In addition, here are some resources for supporting women’s career success that we at AdaRose have actually tried and recommend personally. There are also some stellar resources for promoting greater diversity and inclusion generally (not limited to supporting women). Are there others that you’d recommend?
For Women in Any Field
What it is: A social and professional network for working mothers.
Goal: To support “professionally ambitious women” in growing both their careers and families via information sharing, networking, and other resources.
Dues & Requirements: Membership is by application only, and fees are $350 per year.
What it is: A global platform of over 100K professional women. It’s closely affiliated with a book of the same title by speaker and consultant Claire Wasserman.
Goal: Provides education and support for its members to advance their careers, grow wealth, or start businesses. Also includes job boards, a conference, and links to other members of the community.
Dues & Requirements: A “community” membership is free, paid membership is $149 per year and provides access to coaching, membership lists, and video content.
What it is: A community of over 75K professional women.
Goal: Help women “succeed at work together” through networking, advice, and guidance on specific topics. Includes a salary database and a “talent pool” to support women on their job search.
Dues & Requirements: Membership is free.
What it is: An initiative by Google that empowers women and other under-represented groups to celebrate their accomplishments and achievements in the personal and professional realms.
Goal: To improve self promotion skills and challenge the social perception of self promotion.
Dues & Requirements: More than 800 organizations have implemented the program in partnership with the initiative. Here’s how you can bring it to your company and/or become a program facilitator.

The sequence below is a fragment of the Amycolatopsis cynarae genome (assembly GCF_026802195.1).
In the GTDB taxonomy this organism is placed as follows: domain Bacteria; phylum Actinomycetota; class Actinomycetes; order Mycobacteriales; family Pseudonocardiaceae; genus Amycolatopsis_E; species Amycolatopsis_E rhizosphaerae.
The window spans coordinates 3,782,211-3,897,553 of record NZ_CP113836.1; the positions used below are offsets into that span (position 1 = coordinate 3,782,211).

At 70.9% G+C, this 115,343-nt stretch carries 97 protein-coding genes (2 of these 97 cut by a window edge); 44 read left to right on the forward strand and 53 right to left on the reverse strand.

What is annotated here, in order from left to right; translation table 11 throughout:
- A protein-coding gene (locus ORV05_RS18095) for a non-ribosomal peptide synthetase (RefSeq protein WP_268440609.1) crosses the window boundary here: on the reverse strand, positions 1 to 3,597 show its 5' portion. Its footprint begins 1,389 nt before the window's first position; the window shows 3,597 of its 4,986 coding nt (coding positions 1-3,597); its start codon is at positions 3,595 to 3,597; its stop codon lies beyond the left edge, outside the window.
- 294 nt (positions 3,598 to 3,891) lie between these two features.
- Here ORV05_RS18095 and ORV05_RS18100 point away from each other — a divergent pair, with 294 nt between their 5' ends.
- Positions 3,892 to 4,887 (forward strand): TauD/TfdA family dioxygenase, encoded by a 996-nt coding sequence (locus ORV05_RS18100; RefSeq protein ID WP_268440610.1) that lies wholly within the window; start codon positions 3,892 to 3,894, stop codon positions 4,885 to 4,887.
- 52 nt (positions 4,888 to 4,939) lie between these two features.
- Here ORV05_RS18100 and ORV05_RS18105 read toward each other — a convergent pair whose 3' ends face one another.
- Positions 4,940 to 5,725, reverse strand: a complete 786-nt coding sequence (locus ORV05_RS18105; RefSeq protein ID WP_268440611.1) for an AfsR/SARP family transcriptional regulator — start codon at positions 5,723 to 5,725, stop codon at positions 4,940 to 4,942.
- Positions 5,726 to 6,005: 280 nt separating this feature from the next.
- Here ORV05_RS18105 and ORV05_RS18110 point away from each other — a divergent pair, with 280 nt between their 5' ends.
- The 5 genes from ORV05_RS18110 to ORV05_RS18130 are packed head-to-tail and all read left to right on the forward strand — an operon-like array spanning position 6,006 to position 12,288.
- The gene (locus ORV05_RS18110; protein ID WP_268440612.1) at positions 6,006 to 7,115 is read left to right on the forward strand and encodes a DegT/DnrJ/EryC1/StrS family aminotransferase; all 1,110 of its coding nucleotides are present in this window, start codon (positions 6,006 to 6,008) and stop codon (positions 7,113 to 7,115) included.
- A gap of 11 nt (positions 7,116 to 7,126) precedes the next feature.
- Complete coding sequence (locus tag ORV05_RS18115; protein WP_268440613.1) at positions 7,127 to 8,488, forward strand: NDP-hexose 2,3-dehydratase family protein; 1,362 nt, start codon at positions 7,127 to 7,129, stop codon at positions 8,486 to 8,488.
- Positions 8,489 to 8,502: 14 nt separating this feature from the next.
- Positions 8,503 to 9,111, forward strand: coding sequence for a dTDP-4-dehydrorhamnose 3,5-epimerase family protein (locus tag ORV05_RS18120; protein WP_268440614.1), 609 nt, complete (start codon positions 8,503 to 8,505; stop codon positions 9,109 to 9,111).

For Women in the Health / Digital Health Industry
What it is: A podcast and community (including a Slack channel) that highlights the achievements and perspectives of women in the health information technology industry and supports networking and career development.
Goal: Provide “support, encouragement, pep talks, inspiration, and more for women, by women.”
Dues & Requirements: It’s free to join, there are also sponsorship opportunities for companies.
What it is: An organization supported by the HLTH Foundation that matches mid-senior level women with mentors to support their career advancement.
Goal: To “improve gender equity in healthcare leadership.”
Dues & Requirements: It’s free to join as a mentee or to volunteer as a mentor, though you have to meet eligibility requirements in both cases.
Women in Healthcare Information Technology
What it is: A group affiliated with the Northern and Southern California Chapters Healthcare Information & Management Systems Society (HIMSS) that organizes mentorships and events both online and in-person to support women through career advice and guidance.
Goal: To “leverage our collective experience and networks to help women achieve their potential in Healthcare IT.”
Dues & Requirements: Services are offered free, and the group may even provide a small stipend for mentors and mentees to meet in person.
For Greater Diversity and Inclusion in the Health Industry
Onboard Health What it is: An executive search and advisory firm that works with organizations and individuals to build powerful teams and cultures.
Goal: Building an equitable future of health.
Dues & Requirements: The job board is open to the public at no cost. Organizations pay for advisory services and placing job listings (as little as $25 for one post), or more for a membership.